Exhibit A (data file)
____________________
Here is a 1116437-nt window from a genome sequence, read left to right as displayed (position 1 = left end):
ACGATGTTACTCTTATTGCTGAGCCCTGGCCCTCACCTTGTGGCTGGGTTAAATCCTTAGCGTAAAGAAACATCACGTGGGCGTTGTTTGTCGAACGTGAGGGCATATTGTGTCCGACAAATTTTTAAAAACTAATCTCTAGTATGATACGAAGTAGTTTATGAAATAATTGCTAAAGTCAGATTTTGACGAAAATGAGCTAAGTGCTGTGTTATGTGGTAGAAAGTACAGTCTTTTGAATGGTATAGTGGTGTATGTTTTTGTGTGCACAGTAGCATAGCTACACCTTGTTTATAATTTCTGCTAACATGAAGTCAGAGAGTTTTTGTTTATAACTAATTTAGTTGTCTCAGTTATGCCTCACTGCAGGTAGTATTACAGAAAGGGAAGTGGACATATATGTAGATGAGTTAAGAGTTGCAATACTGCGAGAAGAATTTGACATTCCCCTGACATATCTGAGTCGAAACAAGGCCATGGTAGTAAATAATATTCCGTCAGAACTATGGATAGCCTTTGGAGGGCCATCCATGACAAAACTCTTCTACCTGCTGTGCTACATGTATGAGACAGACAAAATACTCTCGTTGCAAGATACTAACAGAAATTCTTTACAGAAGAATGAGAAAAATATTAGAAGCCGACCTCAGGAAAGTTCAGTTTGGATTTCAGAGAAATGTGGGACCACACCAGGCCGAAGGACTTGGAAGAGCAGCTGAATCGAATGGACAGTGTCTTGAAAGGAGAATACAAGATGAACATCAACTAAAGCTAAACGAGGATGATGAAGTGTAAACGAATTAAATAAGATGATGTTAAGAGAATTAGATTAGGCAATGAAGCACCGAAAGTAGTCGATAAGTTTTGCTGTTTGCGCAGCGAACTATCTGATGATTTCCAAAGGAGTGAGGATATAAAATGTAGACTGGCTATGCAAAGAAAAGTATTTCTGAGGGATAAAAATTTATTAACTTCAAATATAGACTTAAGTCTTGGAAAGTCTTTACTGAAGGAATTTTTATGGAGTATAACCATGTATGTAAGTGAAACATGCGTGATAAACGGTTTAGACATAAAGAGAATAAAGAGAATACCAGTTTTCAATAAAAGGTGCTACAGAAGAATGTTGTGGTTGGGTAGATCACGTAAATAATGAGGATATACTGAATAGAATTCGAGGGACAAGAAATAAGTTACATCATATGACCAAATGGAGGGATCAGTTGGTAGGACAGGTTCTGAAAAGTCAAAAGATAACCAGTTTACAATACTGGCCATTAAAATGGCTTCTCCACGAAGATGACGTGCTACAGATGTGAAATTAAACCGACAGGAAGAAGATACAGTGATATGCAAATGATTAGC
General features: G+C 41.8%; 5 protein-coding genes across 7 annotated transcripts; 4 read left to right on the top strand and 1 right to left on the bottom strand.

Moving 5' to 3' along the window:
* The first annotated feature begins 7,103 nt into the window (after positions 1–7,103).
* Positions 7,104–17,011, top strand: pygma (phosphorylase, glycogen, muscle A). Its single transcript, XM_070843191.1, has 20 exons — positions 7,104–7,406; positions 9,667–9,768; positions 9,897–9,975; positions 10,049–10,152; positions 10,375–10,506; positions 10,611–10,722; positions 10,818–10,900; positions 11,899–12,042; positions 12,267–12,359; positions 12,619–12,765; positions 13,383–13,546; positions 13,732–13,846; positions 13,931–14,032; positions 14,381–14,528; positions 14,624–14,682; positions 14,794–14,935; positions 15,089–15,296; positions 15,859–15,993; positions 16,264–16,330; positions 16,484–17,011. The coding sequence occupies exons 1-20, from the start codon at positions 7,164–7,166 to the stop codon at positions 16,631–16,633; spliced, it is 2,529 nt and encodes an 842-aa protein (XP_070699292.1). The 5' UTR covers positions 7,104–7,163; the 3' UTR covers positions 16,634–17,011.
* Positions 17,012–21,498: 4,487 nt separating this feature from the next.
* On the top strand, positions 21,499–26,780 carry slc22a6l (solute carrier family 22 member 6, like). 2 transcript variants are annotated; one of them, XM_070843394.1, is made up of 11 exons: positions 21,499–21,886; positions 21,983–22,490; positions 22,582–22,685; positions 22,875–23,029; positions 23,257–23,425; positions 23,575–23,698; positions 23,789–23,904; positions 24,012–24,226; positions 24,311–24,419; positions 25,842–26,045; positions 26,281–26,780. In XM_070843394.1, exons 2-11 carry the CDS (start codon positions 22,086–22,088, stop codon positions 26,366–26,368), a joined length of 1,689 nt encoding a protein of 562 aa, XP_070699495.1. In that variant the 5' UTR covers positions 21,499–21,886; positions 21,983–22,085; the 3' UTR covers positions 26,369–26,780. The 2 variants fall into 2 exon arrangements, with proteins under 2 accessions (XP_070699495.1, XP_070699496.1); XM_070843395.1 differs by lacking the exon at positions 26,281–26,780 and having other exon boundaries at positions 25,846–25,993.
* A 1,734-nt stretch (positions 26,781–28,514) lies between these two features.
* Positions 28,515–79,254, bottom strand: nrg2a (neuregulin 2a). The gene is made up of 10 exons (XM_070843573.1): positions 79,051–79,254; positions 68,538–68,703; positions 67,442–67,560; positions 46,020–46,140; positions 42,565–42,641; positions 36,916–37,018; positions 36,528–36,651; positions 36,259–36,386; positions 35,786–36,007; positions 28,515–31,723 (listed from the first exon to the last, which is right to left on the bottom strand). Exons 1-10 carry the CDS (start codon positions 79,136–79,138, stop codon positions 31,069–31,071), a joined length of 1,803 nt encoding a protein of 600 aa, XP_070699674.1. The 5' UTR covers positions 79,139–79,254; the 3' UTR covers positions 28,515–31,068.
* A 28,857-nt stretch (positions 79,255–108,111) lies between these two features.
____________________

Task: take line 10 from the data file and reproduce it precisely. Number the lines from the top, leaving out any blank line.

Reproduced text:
* Positions 28,515–79,254, bottom strand: nrg2a (neuregulin 2a). The gene is made up of 10 exons (XM_070843573.1): positions 79,051–79,254; positions 68,538–68,703; positions 67,442–67,560; positions 46,020–46,140; positions 42,565–42,641; positions 36,916–37,018; positions 36,528–36,651; positions 36,259–36,386; positions 35,786–36,007; positions 28,515–31,723 (listed from the first exon to the last, which is right to left on the bottom strand). Exons 1-10 carry the CDS (start codon positions 79,136–79,138, stop codon positions 31,069–31,071), a joined length of 1,803 nt encoding a protein of 600 aa, XP_070699674.1. The 5' UTR covers positions 79,139–79,254; the 3' UTR covers positions 28,515–31,068.